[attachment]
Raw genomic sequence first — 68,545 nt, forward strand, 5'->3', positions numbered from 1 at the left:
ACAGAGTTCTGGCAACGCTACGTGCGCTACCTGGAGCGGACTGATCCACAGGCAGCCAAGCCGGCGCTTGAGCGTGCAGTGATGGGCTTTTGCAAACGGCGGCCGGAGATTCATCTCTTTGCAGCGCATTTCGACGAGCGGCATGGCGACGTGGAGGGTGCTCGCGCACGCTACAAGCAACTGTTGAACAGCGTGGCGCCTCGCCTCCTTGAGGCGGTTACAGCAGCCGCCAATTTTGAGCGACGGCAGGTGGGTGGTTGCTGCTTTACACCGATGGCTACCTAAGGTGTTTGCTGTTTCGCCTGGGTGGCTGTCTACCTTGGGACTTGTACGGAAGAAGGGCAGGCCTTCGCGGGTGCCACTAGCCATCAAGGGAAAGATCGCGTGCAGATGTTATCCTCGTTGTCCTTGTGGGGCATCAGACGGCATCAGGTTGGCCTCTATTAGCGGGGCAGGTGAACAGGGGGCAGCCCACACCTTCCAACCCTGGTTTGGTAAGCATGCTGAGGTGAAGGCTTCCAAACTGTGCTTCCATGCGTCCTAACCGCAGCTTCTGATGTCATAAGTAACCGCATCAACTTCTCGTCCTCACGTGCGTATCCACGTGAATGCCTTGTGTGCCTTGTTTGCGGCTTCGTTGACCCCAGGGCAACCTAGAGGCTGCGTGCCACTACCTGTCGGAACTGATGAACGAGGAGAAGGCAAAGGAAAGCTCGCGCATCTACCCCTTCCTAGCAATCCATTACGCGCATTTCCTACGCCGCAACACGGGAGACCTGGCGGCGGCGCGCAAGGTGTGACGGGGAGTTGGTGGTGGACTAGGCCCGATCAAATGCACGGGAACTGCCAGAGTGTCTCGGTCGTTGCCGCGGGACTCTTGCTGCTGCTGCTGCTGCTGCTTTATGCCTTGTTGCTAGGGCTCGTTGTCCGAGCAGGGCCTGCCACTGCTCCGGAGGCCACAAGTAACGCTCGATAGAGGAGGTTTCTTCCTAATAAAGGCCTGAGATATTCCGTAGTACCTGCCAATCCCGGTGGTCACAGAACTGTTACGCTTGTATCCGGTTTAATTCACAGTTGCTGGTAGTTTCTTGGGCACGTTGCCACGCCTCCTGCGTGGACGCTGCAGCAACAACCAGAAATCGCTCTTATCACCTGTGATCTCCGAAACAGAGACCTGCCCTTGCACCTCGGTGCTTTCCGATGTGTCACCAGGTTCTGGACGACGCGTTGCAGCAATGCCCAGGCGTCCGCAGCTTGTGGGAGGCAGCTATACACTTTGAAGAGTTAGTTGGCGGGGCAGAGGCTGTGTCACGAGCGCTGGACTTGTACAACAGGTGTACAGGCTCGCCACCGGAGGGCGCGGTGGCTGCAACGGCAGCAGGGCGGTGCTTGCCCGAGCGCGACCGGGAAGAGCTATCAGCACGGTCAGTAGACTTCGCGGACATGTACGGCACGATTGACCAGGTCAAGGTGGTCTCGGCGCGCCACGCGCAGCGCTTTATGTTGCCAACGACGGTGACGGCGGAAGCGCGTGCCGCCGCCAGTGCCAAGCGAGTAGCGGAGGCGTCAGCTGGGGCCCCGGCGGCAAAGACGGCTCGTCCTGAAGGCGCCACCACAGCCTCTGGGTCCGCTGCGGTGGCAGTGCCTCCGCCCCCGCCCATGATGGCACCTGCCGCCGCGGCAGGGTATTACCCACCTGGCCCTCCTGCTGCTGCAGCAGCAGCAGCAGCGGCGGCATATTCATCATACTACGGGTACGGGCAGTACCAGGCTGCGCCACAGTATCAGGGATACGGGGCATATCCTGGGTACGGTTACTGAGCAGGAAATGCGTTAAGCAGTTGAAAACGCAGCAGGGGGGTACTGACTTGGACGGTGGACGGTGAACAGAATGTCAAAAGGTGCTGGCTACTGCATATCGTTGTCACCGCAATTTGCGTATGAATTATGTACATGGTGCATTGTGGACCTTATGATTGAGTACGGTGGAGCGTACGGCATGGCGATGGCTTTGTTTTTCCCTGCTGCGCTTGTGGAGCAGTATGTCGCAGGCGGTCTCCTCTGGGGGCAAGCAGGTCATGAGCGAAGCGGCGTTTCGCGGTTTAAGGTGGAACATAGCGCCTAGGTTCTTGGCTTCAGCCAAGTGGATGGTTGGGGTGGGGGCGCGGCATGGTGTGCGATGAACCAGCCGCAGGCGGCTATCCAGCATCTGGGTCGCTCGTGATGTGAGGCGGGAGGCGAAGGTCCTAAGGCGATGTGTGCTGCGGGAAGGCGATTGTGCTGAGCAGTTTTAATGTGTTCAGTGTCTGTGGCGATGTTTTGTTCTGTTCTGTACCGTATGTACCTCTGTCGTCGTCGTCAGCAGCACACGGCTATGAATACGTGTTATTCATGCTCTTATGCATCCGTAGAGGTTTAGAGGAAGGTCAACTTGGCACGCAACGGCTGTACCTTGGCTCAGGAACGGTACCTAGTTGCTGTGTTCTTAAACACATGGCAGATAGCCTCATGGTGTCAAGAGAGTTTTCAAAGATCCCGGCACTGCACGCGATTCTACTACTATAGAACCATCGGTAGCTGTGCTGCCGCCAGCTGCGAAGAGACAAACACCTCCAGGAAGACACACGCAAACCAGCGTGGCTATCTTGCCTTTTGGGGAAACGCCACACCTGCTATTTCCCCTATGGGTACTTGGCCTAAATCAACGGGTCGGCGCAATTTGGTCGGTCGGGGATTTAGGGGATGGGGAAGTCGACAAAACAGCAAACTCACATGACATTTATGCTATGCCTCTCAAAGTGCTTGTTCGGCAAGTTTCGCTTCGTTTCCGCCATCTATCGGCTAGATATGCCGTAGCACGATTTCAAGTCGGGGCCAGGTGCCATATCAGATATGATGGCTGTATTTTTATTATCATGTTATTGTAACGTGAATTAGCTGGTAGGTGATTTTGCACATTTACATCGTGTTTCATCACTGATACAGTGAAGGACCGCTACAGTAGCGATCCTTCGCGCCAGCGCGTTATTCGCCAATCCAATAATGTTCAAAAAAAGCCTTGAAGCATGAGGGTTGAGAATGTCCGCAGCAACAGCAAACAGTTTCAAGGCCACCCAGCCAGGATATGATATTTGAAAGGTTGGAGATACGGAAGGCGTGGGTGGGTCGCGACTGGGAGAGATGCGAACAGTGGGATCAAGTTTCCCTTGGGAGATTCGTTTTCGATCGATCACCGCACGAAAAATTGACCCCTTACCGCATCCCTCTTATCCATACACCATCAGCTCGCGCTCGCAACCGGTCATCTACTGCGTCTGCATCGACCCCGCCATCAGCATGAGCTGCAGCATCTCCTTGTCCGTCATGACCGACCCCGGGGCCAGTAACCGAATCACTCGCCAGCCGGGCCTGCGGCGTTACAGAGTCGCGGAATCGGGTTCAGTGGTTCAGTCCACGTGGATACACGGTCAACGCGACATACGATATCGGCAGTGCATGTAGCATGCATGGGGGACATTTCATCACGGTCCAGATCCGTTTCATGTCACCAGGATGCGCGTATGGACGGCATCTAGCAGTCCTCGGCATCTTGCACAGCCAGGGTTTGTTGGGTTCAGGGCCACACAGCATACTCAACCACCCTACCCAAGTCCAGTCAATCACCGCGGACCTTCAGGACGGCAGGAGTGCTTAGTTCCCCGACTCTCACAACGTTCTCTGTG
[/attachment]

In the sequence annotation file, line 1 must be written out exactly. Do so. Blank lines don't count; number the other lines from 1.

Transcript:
Raw genomic sequence first — 68,545 nt, forward strand, 5'->3', positions numbered from 1 at the left: